NPR

Black Restaurant Week: Across U.S., Events Remind Diners, 'We're Here. Support Us'

Blacks often struggle to raise capital to open and run restaurants, a legacy of discrimination. Over the past few years, promotions to help diners know which restaurants are black-owned have spread.
Thromentta Anderson, the owner of Pass Da Peas in northwest Milwaukee likes to greet customers by name and give them tokens toward free drinks. But he was glad to see new faces during Black Restaurant Week. Source: Alan Greenblatt for NPR

Oakland is a city that's rapidly gentrifying, shedding much of its African-American population along the way. The California city, which was 47 percent black in 1980, is now divided roughly into a quarter each of black, white, Asian and Hispanic residents.

The sense of the city's changing identity has ended up helping Adrian Henderson's business. He's co-owner of Kingston 11 Cuisine, a Caribbean restaurant in a neighborhood that's changed so much lately that it goes by the dual name of Koreatown Northgate.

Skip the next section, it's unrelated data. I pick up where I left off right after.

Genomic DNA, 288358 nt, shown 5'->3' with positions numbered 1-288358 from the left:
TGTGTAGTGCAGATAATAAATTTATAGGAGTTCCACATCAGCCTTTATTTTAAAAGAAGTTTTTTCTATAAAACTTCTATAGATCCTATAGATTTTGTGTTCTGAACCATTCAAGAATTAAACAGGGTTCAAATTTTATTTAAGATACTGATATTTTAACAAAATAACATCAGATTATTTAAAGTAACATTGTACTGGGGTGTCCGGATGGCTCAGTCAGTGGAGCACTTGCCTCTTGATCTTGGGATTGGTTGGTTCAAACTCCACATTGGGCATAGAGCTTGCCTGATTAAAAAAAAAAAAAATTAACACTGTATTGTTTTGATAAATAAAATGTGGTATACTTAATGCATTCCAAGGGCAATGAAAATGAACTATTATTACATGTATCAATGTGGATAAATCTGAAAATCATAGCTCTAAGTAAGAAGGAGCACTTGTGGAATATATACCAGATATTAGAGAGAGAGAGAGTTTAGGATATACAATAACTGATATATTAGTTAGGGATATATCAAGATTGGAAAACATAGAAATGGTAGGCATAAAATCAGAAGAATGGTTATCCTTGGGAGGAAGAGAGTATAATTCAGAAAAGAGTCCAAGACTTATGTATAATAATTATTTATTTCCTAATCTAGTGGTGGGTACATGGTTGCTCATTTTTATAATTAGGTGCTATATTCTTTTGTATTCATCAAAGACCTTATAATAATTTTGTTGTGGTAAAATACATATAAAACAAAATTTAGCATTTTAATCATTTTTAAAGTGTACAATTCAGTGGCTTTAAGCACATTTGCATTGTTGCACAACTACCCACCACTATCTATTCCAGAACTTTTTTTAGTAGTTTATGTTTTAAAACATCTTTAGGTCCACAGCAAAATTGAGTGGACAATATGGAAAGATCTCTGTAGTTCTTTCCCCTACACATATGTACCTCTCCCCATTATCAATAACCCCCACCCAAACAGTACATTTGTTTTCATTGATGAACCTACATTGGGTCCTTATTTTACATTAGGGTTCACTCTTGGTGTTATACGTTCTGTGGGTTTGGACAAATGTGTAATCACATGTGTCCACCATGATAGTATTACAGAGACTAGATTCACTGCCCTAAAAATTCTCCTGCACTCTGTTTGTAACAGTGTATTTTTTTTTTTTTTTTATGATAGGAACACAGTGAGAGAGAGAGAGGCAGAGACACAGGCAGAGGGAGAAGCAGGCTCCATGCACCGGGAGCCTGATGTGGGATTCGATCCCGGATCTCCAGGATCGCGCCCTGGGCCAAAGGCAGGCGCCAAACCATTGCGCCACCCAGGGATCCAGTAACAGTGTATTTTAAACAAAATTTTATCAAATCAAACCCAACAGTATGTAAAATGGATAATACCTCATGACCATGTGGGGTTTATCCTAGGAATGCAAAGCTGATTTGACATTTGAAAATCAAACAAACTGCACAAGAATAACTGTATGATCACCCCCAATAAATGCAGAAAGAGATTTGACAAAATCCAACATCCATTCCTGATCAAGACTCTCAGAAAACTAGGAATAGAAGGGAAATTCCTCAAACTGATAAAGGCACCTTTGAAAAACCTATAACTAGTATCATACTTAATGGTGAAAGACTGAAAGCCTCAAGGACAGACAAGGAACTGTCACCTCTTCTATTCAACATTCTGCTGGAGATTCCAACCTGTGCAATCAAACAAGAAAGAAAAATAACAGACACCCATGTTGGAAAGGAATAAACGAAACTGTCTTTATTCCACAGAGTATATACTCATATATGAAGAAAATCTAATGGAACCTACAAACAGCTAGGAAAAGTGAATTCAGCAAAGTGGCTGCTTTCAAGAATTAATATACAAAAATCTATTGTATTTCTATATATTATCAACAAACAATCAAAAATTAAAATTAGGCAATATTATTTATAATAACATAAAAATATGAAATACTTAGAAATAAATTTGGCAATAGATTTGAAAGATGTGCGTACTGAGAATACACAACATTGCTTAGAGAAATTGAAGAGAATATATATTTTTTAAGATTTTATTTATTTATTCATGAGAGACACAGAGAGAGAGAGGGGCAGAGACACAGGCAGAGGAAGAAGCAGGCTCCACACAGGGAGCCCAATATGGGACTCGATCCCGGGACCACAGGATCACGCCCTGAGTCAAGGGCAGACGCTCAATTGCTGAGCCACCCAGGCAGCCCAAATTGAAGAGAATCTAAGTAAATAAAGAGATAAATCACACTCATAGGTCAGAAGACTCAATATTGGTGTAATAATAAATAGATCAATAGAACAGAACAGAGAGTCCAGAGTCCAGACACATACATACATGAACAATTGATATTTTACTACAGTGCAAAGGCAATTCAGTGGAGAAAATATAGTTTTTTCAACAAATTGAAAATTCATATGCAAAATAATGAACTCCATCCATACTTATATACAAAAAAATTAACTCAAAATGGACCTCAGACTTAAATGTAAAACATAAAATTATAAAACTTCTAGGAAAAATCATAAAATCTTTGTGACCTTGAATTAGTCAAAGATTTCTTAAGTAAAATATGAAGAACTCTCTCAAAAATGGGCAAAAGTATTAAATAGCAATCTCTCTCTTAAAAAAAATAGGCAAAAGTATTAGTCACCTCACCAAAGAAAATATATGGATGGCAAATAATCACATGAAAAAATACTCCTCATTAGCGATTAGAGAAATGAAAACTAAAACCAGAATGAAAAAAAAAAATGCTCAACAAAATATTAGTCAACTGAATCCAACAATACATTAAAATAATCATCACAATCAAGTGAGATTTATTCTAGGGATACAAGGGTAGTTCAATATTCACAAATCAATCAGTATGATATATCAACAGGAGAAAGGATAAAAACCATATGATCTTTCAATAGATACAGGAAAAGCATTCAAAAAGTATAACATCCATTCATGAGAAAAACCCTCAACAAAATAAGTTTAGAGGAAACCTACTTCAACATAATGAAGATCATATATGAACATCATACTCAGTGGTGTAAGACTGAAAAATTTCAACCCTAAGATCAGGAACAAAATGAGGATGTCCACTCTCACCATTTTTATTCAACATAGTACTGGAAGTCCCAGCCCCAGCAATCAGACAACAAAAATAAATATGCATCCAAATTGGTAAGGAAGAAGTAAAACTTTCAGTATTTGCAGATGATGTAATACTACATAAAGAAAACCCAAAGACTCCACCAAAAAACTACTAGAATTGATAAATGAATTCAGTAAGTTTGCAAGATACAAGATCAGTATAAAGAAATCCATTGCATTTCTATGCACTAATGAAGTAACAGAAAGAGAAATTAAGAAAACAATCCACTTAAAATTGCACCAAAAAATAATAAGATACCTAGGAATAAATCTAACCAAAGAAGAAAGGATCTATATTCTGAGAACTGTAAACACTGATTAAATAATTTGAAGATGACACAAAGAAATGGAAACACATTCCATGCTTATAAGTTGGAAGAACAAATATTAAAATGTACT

"Here in Oakland, folks are seeing black folks being pushed out," Henderson says. "We're a community-based restaurant, so people of color are supporting our business. Any black-owned business or restaurant is being over-supported now, which is great,

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